So if you’re in Accra, download the Uber app now and await launch. Follow @Uber_Ghana on zvfasfatwitter for more details!

*Note: Uber are offering 6 free weekend rides (up to the value of GHS 20 each) on launch weekend, from midday on Thursday 9th June to midnight on Sunday 12th June. Here’s how to redeem the free rides:

  1. Visit m.uber.com or download the free ‘Uber’ app on your SMART phone ( iPhone, Android, Blackberry 7, Windows Phone)
  2. Sign up and activate your 6 free rides with the promo code: MoveGHANA
  3. Request your ride

By Dr. Jermaine Bamfo

Ghana teen beats the odds: advances to the finals of the Spelling Bee

After it was announced on Wednesday evening that she was one of the 45 finalists for the 2016 Scripps National Spelling Bee, 14-year-old Afua Ansah basked in the spotlight.

In front of the stage, holding her nation’s flag, she politely answered questions from reporters after being crowned as Ghana’s first ever finalist. Afua, a native of the Ghanaian capital of Accra, is experiencing America for the first time, just as the Spelling Bee is experiencing a Ghanaian finalist for the first time.

“It felt incredibly exciting, it was beyond my wildest dreams, to finally make it on my first try,” Afua said. “It has been quite intense because we have been working on the word list for quite some time.”

Joined by friends, coaches and her sponsor, Afua relished the attention as her home nation will be watching and cheering her on.

“I am feeling very proud to be doing this on behalf of my country,” Afua said. “I feel like an ambassador of Ghana so I am proud to carry the flag of my country at the finals.”

What Afua has already been able to accomplish has been against the odds. Ghana has one of the worst female literacy rates in the world at 71.4 percent. Afua’s coach Emmanual Afful hopes that Afua’s success in the Bee is something that can inspire their African nation.

“It is a very proud moment for me and I believe it has happened because of the years of hard work and determination,” Afful said. “I can’t explain how happy I am, but I am very proud.

“The thing I told her is that, ‘Children in America are no different than children around the world,’” he continued. “The only difference is we are poorer at reading and writing. And so I posed a challenge to her to read, study, ask question and be curious and you’ll be there and that is exactly what happened.”

After nearly acing her written exam on Tuesday, Afua easily spelled “hauberk” and “senescent” on Wednesday. She was one of 177 to spell both words correctly Wednesday, but based on examination of spellers on Tuesday, she earned the second-highest score going into Wednesday.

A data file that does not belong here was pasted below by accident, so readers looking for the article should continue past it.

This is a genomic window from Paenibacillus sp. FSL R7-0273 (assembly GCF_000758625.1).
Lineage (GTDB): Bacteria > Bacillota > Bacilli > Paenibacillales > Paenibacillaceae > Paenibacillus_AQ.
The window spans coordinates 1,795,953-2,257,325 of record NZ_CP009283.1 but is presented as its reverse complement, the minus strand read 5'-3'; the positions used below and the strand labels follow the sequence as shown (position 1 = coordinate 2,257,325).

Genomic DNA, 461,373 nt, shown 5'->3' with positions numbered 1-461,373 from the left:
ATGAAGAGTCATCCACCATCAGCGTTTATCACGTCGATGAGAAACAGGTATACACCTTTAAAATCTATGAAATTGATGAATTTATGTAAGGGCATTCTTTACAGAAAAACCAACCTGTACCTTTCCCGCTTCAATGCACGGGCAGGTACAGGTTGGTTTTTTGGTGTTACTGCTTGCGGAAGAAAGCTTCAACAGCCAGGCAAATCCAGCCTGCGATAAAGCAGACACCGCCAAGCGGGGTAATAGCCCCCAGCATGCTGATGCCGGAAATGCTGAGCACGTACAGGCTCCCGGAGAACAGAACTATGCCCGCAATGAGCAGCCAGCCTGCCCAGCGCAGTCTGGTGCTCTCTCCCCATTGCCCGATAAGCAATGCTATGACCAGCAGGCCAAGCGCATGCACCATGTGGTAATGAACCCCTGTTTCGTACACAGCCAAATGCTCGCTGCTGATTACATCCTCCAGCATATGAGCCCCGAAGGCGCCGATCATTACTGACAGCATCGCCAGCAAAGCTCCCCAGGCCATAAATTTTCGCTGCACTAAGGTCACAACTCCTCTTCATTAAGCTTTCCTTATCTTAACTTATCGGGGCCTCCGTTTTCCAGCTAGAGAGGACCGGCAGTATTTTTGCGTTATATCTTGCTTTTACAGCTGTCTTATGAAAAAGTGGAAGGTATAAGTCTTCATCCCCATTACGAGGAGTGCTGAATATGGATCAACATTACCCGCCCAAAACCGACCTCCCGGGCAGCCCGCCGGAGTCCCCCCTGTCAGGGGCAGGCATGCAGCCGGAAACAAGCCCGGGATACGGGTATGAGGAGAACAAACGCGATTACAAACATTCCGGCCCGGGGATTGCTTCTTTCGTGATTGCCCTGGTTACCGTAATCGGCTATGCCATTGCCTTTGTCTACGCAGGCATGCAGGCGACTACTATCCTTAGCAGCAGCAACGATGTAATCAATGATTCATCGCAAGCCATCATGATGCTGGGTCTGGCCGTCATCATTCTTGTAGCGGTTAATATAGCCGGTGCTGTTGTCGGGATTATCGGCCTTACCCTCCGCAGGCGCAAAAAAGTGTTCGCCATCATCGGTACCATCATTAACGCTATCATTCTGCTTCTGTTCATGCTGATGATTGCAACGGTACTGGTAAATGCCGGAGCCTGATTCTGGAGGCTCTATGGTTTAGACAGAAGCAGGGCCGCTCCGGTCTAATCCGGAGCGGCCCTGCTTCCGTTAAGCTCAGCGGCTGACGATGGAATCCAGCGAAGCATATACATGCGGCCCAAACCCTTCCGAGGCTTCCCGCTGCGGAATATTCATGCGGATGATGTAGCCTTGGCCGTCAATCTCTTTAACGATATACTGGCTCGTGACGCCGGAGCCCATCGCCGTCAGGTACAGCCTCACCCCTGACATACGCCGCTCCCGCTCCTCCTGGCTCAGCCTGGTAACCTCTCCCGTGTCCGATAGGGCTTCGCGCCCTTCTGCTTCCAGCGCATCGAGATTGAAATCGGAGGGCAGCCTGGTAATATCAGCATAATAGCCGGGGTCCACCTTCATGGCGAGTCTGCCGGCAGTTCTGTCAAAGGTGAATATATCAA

“I’ve already seen them, they are familiar words to me,” Afua said of senescent and hauberk.

Afua, and the other 44 finalists, will take the stage at 10 a.m. Eastern, or 2 p.m. Ghana Time, on Thursday. The beginning of the finals will be televised on ESPN2 and continued at 8 p.m. ET on ESPN.

Afua said when she returns the Ghana, she looks forward to sharing the experience with her friends and family.

During her time in Washington, Afua said she has gotten to visit a number of monuments and the Smithsonian Zoo. Another thing that awed Afua was the Capital Wheel; a large Ferris wheel along the Potomac, just outside the Spelling Bee’s hotel.

“We don’t have those in Ghana,” she said. “We tried it and it was awesome.”

It was an experience that needed the help of sponsors, and Afua said she’s appreciative to them.

“In Ghana doesn’t have much of sponsorship as it does here, so people don’t consider it so much so making it here is a big thing already,” Afua said. “I have gotten some calls from my country, we see you here, we see you on the website.”

One thing Afua has in common with many other spellers is her love of music. Afua said her favorite artists are Adele, Beyonce and Taylor Swift. According to a survey of spellers, Taylor Swift and Adele are the two most popular artists among spellers.

Article taken from here

Turkish Airlines, Why?

Turkish Airlines. Many things have been said about the airline. It is commonly known that transit in Istanbul sometimes took about 24 hours and passengers had to spend a night in a hotel. I also felt that Turkey was so close to Iraq, and that the long standing dispute between Iraq and the Turkish Kurds could suddenly spark off terrorism which could affect planes flying from Turkey. All these things frightened me and I always said to myself never to fly Turkish Airlines. This year, at the time I was about to travel to Ghana, Turkish Airlines happened to have the cheapest rates of all the airlines I checked. I was tempted and decided to give them a try.

A bit of facts about Turkey: They have been trying hard to be counted among the developed countries of Europe and want to join the EU. They hype their achievements and one of their prides is Turkish Airlines. They have advertisements

Turkish Airlines ad featuring Kobe Bryant and Lionel Messi